Thursday, August 15, 2013

"Praise to the Lord, the Almighty" on mountain and hammered dulcimer -- breathing new life into a 17th-century German hymn

One of the high points of this year's Gateway Dulcimer Festival in Belleville was a duo performance of a standard mainline denominational hymn that has been part of the German Reformed and Lutheran traditions since the 1600s. Sarah Morgan of Knoxville, Tenn., accompanying herself on mountain dulcimer, was backed by Dan Landrum of Chattanooga on hammered dulcimer. Those of us who wished we could hear it again on Sarah's CDs (it wasn't there) now have it available on YouTube.

In her 20s now, Sarah breathes life into several traditions. She grew up in Union County, just north of Knoxville where Roy Acuff was from, and she blends "Appalachian roots with progressive inspiration" at dulcimer festivals and house concerts all over. Her website, at, is worth a look.

Also known by its German tune name of LOBE DEN HERREN (which just means praise the Lord), the hymn was written in 1680 by Joachim Neander, of the north German city of Bremen. Neander died at the age of 30, but wrote some 60 hymns and is sometimes known as the "Paul Gerhardt of the Calvinists," according to the Hymnal Companion to the Lutheran Book of Worship (1981). That's high praise, too, considering the source. Because Lutherans and Calvinists were often at each other's throats during the 1600s. But Bremen is in a part of Germany near the North Sea coast and the Netherlands where the two Protestant faith traditions influenced each other more perhaps than elsewhere, and Neander's tune served as the basis for Bach's Cantata 137 Lobe den Herren, den mächtigen König der Ehren within 50 years of its publication. The hymn was translated into English in 1863 by Catherine Winkworth and now appears in 285 hymnals. has sheet music (in F) and detailed information at:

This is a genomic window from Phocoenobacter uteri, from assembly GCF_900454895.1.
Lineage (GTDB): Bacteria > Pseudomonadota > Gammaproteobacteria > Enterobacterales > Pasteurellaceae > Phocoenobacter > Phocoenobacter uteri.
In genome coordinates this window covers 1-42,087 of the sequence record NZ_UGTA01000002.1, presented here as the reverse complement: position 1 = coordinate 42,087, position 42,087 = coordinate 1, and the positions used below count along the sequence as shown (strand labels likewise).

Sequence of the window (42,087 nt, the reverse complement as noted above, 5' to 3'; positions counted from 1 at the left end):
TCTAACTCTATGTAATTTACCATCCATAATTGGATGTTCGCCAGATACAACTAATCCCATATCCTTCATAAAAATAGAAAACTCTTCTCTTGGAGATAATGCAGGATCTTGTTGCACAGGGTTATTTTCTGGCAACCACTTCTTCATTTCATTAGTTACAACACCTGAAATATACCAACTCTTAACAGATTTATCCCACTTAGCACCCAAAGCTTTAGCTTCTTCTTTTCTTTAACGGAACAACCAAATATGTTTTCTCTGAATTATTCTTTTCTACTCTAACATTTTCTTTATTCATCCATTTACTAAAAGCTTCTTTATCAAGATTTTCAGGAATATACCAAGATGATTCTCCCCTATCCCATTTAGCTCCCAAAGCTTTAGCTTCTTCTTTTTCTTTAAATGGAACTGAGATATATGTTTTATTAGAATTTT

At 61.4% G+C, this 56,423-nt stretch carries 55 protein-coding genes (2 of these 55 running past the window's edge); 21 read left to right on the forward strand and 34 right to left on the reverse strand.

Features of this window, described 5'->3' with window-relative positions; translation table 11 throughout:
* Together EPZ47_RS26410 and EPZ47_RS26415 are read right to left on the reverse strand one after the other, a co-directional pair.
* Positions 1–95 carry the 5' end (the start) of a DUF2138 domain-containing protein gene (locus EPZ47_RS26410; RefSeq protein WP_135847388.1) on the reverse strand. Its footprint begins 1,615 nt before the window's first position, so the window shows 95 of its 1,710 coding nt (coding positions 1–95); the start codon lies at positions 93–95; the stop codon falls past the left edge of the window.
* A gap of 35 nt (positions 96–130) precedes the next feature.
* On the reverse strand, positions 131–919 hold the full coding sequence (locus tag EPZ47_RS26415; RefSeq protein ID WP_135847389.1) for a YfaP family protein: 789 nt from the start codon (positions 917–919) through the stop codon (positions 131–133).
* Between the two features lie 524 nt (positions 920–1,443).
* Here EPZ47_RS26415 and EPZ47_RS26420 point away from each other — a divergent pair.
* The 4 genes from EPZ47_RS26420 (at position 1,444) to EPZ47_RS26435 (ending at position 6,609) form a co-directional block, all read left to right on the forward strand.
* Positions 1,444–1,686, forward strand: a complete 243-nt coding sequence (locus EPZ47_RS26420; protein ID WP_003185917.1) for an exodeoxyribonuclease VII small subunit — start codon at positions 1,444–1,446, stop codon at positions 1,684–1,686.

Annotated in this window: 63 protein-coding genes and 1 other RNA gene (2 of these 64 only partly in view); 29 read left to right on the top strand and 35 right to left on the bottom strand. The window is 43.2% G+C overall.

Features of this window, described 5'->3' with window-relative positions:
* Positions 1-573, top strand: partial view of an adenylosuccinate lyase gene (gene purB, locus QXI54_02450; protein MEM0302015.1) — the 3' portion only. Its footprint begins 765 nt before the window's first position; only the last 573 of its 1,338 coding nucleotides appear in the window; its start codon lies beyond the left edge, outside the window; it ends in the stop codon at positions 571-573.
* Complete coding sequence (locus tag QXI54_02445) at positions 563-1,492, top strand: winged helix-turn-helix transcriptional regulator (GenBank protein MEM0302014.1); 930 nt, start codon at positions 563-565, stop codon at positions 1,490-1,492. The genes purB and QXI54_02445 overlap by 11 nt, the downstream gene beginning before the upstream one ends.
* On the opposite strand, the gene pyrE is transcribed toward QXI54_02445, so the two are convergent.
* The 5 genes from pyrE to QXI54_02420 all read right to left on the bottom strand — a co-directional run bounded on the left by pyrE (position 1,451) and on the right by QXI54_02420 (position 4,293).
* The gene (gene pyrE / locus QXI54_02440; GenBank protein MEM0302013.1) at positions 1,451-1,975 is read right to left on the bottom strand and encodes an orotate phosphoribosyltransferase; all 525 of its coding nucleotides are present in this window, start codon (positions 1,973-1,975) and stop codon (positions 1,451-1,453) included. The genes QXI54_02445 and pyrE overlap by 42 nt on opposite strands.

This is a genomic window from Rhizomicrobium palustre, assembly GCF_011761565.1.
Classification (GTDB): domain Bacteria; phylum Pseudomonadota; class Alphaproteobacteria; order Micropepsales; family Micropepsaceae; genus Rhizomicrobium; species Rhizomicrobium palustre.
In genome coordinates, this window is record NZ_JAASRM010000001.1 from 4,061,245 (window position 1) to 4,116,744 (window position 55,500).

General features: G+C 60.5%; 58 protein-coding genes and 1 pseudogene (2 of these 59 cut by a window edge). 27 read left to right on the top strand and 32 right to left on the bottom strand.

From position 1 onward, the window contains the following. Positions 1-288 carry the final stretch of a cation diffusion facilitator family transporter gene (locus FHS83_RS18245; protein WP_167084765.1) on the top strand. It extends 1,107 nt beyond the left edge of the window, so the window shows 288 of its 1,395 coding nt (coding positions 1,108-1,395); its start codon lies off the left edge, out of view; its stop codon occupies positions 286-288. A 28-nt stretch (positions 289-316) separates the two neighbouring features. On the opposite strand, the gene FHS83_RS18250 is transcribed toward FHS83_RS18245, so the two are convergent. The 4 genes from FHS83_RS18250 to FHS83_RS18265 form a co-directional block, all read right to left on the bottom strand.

Both Neander (1600-1600) and Gerhardt (1607-1676)) are the real deal. They came of age during the Thirty Years War and its tragic aftermath, but they wrote out of a deep personal faith that transcended the confessional and sectarian divisions of the day. And they adapted lovely secular ballads and dance tunes for their hymns.

Neander has another claim to fame, by the way. The Neander valley (-thal in German) was named in his honor, and the first fossils of Neanderthal man were discovered there.

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